Living life like I'm on vacation, this is an easy mindset to get used to!

Tuesday, July 24, 2012

Party Food Transformed to Curry

This past weekend we held one of our three annual parties.  This was a pre-show event for the free Opera in the Park that is held about a block and a half away.  On hand I had a platter of fresh veggies and hummus.  After the guests had departed I saw I had a good amount of fresh veggies leftover.  Sunday morning I turned the broccoli and cauliflower into a veggie curry.

Saute garlic, the veggies, curry paste, a can of chick peas and a bit of water.  It was froze for later in the week, to be added to brown rice for a simple dinner with Monday's leftover chicken.

Even if you are not hosting, curry from party leftovers is an option.  Often people are trying to send food home with guests.  Don't pass on an opportunity to transform munchies.  You'll save money, eat healthy, and tread a little lighter on mother earth.

Monday, July 23, 2012

A Sunday Farmers' Market

This past Saturday we held our annual pre-show Opera in the Park party (watch for posts about frugal entertainment later in the week).  That meant I spent the day preparing for the 50 to 70 guests who had said they would stop bye.  My regular farmers' market trip was not a good fit; I could buy, but I'd have no space to store until I had the time to freeze.  Instead, I took the children to the Sunday morning market in Monona.

It was a perfect fit.  My husband spent the morning doing the work he would have normally done on Saturday (his schedule was also altered for the party), so I had a few hours to kill with the children.  The market is small, but plentiful.  And it is located immediately next to a small park.  Fresh veggies, then swings, a perfect way to start the day.

My purchases were small.  I got a whole chicken, which will be transformed into several meals throughout the week.  Sweet corn was too good to pass up; 4 ears for $2.  Making for a simple dinner Sunday evening.  It was paired with party leftovers.  Three zucchini were purchased for a $1 and are still waiting to be grated and froze, to repair this winter in the form of bread.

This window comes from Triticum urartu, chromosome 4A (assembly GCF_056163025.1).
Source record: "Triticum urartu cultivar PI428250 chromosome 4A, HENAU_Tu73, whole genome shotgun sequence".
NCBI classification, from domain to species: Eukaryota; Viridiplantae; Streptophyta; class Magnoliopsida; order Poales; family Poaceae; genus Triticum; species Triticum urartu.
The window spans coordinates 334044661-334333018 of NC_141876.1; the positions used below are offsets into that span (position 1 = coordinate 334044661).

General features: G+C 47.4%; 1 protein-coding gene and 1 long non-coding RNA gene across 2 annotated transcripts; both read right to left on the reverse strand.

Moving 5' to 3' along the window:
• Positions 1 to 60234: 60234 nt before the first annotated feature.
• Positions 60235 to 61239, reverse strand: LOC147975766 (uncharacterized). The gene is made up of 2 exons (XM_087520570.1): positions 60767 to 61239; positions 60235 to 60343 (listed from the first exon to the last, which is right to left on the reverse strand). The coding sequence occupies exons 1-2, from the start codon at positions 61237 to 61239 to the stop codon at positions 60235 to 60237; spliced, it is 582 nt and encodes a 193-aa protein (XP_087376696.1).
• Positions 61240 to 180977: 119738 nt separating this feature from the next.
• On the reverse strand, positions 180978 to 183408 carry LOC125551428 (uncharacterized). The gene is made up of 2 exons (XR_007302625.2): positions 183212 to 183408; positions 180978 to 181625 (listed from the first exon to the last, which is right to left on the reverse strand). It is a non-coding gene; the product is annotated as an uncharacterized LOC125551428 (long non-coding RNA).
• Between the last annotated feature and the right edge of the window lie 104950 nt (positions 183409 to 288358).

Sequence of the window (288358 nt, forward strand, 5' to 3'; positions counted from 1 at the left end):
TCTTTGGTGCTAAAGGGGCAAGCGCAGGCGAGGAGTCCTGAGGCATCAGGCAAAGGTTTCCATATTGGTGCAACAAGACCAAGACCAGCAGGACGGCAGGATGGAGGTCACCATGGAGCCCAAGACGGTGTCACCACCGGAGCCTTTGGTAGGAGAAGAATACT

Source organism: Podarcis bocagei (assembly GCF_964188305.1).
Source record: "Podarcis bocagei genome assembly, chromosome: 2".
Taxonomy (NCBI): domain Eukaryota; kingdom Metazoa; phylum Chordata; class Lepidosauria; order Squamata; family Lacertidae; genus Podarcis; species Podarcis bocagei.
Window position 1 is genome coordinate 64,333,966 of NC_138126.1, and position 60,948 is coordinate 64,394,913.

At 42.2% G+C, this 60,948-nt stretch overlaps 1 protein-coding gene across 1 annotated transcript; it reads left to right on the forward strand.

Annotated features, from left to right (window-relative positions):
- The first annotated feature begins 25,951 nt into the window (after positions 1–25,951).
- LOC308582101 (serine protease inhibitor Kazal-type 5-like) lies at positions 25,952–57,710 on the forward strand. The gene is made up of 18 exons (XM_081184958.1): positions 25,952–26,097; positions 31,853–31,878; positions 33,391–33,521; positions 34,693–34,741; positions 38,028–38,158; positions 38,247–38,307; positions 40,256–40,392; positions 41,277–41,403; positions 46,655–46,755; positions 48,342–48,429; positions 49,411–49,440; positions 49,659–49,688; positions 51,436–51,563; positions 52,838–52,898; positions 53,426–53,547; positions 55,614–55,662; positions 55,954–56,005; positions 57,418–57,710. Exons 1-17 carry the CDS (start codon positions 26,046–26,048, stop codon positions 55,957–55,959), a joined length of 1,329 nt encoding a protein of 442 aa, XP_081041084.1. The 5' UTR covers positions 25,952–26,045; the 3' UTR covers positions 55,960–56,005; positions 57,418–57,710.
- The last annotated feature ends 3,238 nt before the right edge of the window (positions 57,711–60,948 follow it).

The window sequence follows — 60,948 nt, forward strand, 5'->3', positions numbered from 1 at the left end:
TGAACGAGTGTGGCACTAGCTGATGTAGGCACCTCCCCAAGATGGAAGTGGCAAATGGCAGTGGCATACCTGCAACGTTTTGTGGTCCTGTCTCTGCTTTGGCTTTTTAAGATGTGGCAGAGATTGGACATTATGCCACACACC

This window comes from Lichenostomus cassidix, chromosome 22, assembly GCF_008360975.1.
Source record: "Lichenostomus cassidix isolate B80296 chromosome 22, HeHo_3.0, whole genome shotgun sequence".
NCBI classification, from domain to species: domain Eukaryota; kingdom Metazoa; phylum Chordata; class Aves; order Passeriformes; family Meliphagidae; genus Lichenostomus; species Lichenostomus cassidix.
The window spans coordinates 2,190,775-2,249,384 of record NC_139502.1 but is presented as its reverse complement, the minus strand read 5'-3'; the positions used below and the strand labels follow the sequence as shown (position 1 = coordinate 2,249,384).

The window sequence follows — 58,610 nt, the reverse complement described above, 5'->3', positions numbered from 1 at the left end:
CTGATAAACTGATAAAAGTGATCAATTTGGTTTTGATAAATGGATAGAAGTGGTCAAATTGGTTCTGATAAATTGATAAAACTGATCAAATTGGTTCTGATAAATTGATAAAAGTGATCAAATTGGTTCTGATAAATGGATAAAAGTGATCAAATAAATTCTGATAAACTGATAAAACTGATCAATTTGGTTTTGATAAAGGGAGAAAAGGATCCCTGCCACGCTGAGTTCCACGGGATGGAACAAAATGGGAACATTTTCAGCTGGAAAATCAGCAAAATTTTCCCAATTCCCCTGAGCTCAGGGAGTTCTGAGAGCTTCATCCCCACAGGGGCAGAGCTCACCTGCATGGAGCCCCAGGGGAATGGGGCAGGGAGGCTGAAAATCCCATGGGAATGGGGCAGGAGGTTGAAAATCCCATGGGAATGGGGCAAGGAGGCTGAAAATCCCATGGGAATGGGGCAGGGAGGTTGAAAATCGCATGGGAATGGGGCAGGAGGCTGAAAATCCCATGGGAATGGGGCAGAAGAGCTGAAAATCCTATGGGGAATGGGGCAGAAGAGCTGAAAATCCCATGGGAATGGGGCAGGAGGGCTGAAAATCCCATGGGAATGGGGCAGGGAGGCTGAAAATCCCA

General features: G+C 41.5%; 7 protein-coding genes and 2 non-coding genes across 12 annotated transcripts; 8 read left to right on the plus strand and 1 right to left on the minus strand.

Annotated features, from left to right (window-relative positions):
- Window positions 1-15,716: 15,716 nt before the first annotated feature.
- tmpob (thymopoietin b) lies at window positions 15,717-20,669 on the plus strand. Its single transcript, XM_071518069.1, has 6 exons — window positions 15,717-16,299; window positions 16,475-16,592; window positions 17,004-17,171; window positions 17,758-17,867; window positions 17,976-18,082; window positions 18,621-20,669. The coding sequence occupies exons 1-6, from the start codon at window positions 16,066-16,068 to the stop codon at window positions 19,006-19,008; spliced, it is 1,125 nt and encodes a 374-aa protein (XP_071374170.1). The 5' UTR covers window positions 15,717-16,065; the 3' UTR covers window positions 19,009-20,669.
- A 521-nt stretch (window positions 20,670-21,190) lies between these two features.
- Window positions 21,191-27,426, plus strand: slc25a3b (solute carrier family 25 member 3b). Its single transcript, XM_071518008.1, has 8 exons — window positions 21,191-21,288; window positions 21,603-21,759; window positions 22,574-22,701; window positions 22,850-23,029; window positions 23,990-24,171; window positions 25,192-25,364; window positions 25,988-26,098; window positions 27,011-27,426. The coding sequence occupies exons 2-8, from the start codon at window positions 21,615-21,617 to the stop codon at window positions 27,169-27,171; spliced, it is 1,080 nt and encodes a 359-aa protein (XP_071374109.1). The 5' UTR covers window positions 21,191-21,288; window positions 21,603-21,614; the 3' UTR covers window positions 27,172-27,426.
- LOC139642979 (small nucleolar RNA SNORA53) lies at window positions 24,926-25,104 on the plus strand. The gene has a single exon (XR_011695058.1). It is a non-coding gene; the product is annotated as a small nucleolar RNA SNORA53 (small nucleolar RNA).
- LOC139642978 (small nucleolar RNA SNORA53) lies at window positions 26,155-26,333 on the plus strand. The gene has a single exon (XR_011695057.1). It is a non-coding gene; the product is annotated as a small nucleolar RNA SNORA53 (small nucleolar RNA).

Simple, fresh, relaxed, local -- and the highlight of the adventure were the two sandhill cranes that danced and pecked a few hundred feet from the play structure.

Friday, July 20, 2012

Frugal Eating In the Spirit of O'Keefe

Longtime readers may remember a post I did some time ago about having a meal plan; Monday is curry night, Tuesday pasta, etc.  My belief was that having a rhythm to our meals would bring predictability, simplicity, and frugality.  I was all for the ways of homemakers of decades past.

But, I live in modern times.  That means I juggle a legal practice, parenting, a spouse's career (which currently involves growing his own business), aging parents, pets, a house, and on and on.  Predictability is great, but the scope of my meals was too great.  My kids are 4 and 2 -- if you've been in my shoes you know that meals can be a contest over control.  So, I've taken the effort to simplify more this summer.  There is still a rhythm to our meals, but the complexity has faded.

Reading a passage in the book How Georgia Became O'Keefe: Lessons in the Art of Living by Karen Karbo I was delighted to read she too had followed this path.  There were no kids or a spouse to balance at the time, but the following was her meal plan most days:

  • Breakfast:  whole-grain bread, fruit, some kind of meat, tea;
  • Midmorning snack: homemade yogurt or protein drink;
  • Lunch: salad, made from whatever was ready to harvest in the garden;
  • Dinner: Fruit and cheese
-Karen Karbo, page 205.

Mine is not too far off, and works well with kids.  I bake a chicken on Monday, served with veggies and a grain.  It reappears Tuesday with pasta, sauce, and beans.  Wednesday it is still there with tortillas and soup. Other meals from that one chicken are eggs scrambled with chicken and salsa or a soup.